There are villains; the heroes (a judge here, a mine operator and government official there) are few. There are acts of compassion, acts of revenge and what appears to be an insidious and complicitous understanding among the white characters that the aboriginal characters are less than human. They can be used to find furs and game, like pigs are used to find truffles; they can be saved, their souls as jealously counted by rival churches as pelts are counted by traders; they can be exiled, shuttled off like cattle to distant pens. Their children can be given like kittens as playthings for priests. They can be overlooked, forgotten and left to starve, leaving behind the record of their existence in a trickle of bones and the detritus of meagre camps.
This is the substance of the tragedy. But Mowat is a storyteller. He names people and places. He recounts events precisely. He imagines the final moments of people whose story can only be known by their bones. He makes a narrative out of the scraps of history and the broken memories of survivors. His images, and the words of the Inuit who speak to him, hang like icicles in the reader's mind. They are the equivalent of the Innu leader's image of the boy with the priest's penis in his mouth. Those who would compose official apologies and Supreme Court judgments should be required to read the stories of Farley Mowat, who like Euripides, recounts the tragedy of a people subjected to the ruthless determinations of distant gods.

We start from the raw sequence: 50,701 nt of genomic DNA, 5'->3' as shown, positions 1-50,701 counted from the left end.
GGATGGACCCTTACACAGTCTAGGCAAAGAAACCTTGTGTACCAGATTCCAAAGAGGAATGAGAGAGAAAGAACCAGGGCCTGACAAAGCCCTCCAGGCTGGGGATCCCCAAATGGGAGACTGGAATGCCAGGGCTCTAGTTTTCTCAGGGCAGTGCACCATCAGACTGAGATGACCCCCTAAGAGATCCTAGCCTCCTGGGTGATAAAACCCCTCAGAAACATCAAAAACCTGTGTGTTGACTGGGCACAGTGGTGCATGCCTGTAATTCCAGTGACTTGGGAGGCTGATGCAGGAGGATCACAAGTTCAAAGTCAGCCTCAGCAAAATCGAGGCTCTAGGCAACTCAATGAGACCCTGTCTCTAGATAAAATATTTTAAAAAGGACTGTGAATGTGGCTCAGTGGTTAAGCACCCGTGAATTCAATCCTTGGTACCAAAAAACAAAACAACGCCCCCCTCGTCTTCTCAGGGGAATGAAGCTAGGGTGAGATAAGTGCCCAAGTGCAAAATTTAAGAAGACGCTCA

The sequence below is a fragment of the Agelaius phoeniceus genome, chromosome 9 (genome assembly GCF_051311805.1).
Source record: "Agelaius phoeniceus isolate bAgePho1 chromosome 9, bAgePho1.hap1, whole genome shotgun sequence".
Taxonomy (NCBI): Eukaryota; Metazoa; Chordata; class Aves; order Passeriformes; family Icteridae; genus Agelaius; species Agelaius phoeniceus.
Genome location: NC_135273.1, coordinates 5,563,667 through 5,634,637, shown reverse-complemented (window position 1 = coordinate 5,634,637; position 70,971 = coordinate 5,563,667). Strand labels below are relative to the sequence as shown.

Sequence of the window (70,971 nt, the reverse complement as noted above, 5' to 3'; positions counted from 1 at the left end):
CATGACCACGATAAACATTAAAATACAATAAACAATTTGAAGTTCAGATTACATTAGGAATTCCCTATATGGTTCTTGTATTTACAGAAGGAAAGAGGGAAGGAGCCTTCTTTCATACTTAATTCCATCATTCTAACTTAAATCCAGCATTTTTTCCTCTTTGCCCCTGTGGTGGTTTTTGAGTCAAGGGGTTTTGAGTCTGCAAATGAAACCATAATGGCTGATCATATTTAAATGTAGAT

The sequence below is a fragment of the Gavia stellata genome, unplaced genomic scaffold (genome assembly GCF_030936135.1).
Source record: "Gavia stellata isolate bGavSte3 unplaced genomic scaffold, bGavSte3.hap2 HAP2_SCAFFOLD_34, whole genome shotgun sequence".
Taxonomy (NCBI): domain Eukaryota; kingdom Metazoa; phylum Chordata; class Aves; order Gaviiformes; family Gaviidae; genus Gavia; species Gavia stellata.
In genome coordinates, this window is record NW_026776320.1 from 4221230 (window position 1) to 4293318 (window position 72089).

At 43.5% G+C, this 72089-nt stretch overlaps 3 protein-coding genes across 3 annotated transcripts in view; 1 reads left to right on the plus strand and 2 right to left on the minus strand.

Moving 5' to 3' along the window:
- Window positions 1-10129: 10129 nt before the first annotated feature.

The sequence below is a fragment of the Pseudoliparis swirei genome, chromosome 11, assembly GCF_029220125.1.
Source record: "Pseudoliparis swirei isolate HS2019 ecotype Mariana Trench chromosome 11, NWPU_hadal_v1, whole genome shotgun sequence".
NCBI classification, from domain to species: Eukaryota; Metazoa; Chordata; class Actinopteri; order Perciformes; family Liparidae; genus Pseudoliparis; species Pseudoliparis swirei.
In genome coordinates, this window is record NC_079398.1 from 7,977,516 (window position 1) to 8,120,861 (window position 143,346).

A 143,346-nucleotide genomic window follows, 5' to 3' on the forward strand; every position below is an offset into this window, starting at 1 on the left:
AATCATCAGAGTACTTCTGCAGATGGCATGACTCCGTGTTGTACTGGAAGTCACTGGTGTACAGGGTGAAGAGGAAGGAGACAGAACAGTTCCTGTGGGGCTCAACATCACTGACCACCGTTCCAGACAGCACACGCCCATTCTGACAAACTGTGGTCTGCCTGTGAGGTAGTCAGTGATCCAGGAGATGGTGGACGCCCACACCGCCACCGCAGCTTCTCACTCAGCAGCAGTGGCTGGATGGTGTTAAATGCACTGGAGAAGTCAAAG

What Canadians -- nice, conscientious, fair to a fault -- must recognize is that the gods are us and that the tragedy is not over. The lines of memory and responsibility are not yet broken by time or reconciliation. Having made the drama one of commerce and occupation (the trade in pelts and land and souls), we (our governments, our churches, ourselves) are sorely committed to a denouement on those terms. The drama is not finished until all the players agree that it is finished, until the measure for measure, the contemporary cost of historical wrongs, has been agreed upon and retribution made in the currency of the day. The Inuit have found political and economic resolution with the creation of Nunavut. But deathbed apologies are not the coin of the realm. Supreme Court rulings are as useless as swords for those, native and non-native, who would fish the waters of Miramichi Bay.
This is why Farley Mowat tells us, again, these stories from what we prefer to think of as the closed book of history. This is why Burnt Church smoulders on.